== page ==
Canal Boating Vacations in England: A Unique Family Holiday
When our family travels in a foreign country, rather than just hitting all the tourist spots, I like to vacation how the locals do. So when I was researching our trip to England this summer, I was so excited to discover narrowboating, a uniquely English way that families holiday, as they say in the UK. We spent five days narrow boating in Oxfordshire and it was one of the highlights of our trip.
A national canal network was developed in England during the Industrial Revolution to facilitate moving goods on barges, pulled by horses along the adjacent towpath. The canals are narrow and spotted with manually operated wooden locks and lift bridges, some as narrow as 7 ft wide. Today the canals have been revitalized for recreational use and narrow boats retrofitted as houseboats allow floating vacations.
I loved that our narrowboat vacation was both active and relaxing. Learning about and operating the locks was interesting and educational, as well as physically engaging; living on the houseboat was really fun and cozy.; the countryside was beautiful and pubs, towns and cities could be visited along the way. But what I loved the most was that we saw England in a completely different way than we could have traveling as typical tourists. It was almost as though we saw it from the inside-out rather than as outsiders.
The canals are social places and meeting locals was made easier by being automatically included in the club of narrowboaters. Boaters are thrown together when they hit locks at the same time and cooperating to work the locks and chatting for a few minutes is a fun way to get to know people from the area.
There are many ways to experience narrowboating. You can rent a narrowboat for a day in many towns, even London, go for a weekend, a week or even longer. The system of canals is so extensive that many families we met go narrowboating annually without having to repeat the same trip twice. While you can easily just enjoy being on the water and living on the boat, you can also plan a trip around destinations off the canals.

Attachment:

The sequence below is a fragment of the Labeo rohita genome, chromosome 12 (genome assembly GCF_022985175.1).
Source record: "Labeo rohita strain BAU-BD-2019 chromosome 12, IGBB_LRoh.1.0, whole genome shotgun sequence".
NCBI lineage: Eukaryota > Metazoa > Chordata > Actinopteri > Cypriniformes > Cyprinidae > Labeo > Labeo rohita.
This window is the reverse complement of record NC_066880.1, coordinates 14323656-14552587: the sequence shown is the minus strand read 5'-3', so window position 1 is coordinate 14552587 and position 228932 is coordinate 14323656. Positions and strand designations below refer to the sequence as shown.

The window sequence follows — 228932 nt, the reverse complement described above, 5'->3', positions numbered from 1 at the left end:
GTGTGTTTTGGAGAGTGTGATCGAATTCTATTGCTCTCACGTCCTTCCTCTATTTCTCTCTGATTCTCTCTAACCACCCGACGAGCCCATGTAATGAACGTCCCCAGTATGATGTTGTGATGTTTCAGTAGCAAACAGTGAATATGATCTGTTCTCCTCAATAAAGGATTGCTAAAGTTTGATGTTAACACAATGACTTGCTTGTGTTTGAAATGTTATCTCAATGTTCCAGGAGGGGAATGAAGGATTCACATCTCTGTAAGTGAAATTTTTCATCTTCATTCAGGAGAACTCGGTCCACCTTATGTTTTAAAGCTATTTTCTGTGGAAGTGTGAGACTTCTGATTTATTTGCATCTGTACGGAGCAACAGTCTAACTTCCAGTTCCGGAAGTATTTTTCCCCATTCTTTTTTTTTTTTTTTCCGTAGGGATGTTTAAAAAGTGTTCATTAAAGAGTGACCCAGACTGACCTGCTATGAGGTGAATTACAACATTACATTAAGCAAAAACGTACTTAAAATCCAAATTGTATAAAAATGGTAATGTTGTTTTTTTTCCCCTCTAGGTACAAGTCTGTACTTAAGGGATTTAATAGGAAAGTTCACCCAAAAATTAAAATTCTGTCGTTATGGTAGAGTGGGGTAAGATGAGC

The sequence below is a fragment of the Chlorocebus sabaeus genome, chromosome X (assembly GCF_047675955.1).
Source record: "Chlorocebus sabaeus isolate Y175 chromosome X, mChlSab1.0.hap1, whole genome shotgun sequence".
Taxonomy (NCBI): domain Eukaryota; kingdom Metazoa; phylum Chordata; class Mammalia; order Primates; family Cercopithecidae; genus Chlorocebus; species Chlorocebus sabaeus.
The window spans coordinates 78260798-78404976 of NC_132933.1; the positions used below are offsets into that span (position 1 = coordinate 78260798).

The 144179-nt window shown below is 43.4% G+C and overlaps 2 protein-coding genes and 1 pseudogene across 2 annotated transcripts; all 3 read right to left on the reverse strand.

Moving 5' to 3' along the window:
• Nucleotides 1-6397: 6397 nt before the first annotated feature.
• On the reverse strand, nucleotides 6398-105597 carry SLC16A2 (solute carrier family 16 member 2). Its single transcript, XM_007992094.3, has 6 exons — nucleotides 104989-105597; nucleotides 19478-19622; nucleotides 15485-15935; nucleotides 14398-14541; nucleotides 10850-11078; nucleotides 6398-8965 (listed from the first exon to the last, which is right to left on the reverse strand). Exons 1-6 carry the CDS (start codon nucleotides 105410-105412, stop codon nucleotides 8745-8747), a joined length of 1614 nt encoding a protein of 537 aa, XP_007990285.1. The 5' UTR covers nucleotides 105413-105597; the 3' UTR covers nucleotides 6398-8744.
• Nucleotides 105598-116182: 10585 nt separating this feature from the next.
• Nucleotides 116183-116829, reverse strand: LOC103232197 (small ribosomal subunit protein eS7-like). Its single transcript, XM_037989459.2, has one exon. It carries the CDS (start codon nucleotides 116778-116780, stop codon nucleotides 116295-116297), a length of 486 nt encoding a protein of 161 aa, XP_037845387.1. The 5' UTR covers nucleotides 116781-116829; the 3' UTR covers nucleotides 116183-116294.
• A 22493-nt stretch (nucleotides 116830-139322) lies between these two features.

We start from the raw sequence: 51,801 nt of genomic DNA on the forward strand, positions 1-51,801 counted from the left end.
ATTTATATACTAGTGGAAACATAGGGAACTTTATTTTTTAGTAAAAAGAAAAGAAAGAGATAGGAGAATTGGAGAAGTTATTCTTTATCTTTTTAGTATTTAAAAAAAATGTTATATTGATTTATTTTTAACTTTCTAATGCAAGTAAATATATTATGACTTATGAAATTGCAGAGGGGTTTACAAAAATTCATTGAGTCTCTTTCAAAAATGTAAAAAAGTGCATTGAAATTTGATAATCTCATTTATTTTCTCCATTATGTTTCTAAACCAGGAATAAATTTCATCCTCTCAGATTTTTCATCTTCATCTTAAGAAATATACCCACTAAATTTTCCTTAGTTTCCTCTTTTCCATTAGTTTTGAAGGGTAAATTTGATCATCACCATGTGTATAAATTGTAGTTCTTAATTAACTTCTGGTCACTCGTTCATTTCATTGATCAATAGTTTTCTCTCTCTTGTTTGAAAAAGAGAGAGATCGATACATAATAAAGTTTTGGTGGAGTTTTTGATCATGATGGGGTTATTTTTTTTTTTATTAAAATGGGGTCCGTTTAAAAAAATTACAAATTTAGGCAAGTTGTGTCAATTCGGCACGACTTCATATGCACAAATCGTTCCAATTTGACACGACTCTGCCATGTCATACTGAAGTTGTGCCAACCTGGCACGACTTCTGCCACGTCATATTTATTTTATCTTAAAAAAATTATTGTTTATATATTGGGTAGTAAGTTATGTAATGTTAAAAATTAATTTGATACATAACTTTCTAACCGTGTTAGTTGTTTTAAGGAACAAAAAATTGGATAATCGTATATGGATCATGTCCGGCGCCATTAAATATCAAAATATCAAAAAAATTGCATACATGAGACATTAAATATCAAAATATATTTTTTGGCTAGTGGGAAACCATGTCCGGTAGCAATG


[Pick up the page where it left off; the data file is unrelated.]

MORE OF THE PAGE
The journey is the reward when it comes to narrowboating. It's not an efficient means of transportation at all. The speed limit on the canals is 4mph and you have to go slower than that often. As novice narrowboaters, we spent four days on our boat and traveled the equivalent of a 30 minute train ride in that time.
We were provided a boat from Oxfordshire Narrowboats, which rents canal boats from multiple locations close to London. Not knowing what to expect, I was pleasantly surprised that the boat seemed almost brand new. Also, as a first-time narrow boater it's fairly intimidating to take over a 67' long barge, so I was grateful that their training was thorough, comprehensive and lasted about 45 minutes, including traveling with us to the first lock.
Narrow boats come in various sizes, ours was 67' long and could sleep up to 8. It had a full kitchen, two bathrooms, and even a TV. The beds were comfortable and I was pleasantly surprised that the boat seemed almost new. Getting to Oxfordshire Narrowboats is easy by car or train and they have a store where you can stock up on food for your trip with most of the basics, including fresh baked bread. Make sure to buy a canal guide to plan any interesting stops and know where pubs and shops are along your route.
Check out this video tour of our narrowboat to learn more about narrowboating. I apologize in advance for my mispronunciation of Oxfordshire, old habits die hard.